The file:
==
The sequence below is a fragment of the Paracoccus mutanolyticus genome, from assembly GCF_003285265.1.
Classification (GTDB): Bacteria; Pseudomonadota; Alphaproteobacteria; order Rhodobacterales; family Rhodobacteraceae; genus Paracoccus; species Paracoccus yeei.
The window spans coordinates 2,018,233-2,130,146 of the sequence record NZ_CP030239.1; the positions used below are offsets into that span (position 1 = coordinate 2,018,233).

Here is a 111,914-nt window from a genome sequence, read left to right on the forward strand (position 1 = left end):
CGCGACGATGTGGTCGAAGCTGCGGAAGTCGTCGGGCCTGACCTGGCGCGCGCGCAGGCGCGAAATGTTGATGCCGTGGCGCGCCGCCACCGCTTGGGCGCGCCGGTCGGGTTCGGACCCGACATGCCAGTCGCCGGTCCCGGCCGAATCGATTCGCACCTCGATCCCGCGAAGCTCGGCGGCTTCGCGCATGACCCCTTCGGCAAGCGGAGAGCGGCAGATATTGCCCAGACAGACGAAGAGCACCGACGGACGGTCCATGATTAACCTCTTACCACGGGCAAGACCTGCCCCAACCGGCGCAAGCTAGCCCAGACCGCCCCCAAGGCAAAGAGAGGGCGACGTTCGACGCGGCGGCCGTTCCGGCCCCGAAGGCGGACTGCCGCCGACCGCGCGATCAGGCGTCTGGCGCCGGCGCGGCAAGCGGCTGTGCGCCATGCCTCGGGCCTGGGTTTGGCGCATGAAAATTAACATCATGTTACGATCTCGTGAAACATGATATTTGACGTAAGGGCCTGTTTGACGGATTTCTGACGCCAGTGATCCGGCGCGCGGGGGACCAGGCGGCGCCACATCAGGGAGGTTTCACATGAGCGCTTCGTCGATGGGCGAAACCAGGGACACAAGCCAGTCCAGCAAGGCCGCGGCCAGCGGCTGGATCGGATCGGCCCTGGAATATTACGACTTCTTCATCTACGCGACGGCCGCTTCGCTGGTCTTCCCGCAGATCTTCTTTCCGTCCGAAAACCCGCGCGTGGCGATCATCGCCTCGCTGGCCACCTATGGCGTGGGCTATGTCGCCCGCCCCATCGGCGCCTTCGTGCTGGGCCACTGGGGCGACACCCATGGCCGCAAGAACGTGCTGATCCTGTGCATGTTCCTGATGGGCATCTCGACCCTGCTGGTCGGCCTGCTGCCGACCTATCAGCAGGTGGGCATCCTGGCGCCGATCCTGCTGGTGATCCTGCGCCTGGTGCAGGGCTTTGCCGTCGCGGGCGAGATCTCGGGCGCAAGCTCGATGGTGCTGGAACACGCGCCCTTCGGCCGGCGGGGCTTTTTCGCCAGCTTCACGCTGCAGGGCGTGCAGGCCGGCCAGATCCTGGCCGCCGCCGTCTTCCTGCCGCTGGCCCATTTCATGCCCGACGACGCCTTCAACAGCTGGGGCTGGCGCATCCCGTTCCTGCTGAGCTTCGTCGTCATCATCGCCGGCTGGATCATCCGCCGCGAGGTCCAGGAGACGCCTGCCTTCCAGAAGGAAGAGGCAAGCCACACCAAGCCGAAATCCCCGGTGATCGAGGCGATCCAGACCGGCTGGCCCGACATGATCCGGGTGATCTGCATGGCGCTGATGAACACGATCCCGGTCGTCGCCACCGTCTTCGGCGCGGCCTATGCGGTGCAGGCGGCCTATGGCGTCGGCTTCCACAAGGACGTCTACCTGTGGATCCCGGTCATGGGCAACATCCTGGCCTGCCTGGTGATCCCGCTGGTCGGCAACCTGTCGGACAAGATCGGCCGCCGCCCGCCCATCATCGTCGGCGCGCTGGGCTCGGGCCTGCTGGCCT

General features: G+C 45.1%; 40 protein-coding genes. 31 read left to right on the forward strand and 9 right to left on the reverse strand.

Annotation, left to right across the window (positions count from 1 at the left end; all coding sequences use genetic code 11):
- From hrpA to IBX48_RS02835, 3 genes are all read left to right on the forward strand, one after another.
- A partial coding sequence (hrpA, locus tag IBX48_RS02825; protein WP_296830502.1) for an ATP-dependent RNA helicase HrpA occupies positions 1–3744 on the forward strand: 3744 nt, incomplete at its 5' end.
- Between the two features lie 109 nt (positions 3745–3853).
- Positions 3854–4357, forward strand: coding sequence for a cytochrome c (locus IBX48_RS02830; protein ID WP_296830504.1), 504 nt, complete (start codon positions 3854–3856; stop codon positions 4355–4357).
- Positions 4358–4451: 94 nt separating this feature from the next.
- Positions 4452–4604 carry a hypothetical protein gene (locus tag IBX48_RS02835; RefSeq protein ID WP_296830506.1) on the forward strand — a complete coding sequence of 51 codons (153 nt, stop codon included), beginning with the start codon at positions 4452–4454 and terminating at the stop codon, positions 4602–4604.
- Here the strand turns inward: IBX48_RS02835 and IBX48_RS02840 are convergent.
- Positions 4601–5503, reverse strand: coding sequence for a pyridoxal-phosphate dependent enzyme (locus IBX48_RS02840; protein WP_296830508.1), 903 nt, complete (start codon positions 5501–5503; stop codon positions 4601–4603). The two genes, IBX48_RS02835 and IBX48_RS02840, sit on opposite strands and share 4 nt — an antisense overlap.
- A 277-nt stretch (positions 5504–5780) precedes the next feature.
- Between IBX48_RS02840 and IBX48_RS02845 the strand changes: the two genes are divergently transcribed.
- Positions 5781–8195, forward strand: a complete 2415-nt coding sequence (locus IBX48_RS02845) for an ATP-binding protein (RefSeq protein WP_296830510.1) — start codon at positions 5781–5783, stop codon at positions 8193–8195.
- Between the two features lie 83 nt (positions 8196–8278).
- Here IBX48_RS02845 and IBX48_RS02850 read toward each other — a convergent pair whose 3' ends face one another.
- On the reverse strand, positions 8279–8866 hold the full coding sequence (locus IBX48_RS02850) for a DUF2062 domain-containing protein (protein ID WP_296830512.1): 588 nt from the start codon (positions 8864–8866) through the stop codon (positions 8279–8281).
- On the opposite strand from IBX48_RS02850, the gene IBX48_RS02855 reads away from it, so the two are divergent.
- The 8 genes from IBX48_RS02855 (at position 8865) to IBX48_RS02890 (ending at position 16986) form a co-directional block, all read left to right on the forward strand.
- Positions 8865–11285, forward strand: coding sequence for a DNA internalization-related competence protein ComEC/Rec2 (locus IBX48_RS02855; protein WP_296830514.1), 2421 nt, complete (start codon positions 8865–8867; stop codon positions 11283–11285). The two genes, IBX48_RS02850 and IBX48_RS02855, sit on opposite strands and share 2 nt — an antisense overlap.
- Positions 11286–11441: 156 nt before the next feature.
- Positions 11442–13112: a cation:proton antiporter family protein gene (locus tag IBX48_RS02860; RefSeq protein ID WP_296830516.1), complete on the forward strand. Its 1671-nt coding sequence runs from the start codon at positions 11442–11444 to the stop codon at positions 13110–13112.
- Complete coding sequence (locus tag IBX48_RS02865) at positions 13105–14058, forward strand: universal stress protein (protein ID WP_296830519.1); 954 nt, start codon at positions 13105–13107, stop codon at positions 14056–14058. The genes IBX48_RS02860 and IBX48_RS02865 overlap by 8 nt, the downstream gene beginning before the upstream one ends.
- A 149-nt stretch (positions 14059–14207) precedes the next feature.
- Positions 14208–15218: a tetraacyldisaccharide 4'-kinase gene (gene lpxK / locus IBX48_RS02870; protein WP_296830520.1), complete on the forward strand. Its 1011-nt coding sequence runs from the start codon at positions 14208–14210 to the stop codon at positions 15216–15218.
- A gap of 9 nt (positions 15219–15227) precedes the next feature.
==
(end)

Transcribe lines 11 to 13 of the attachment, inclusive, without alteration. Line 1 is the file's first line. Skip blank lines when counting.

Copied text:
- Positions 3854–4357, forward strand: coding sequence for a cytochrome c (locus IBX48_RS02830; protein ID WP_296830504.1), 504 nt, complete (start codon positions 3854–3856; stop codon positions 4355–4357).
- Positions 4358–4451: 94 nt separating this feature from the next.
- Positions 4452–4604 carry a hypothetical protein gene (locus tag IBX48_RS02835; RefSeq protein ID WP_296830506.1) on the forward strand — a complete coding sequence of 51 codons (153 nt, stop codon included), beginning with the start codon at positions 4452–4454 and terminating at the stop codon, positions 4602–4604.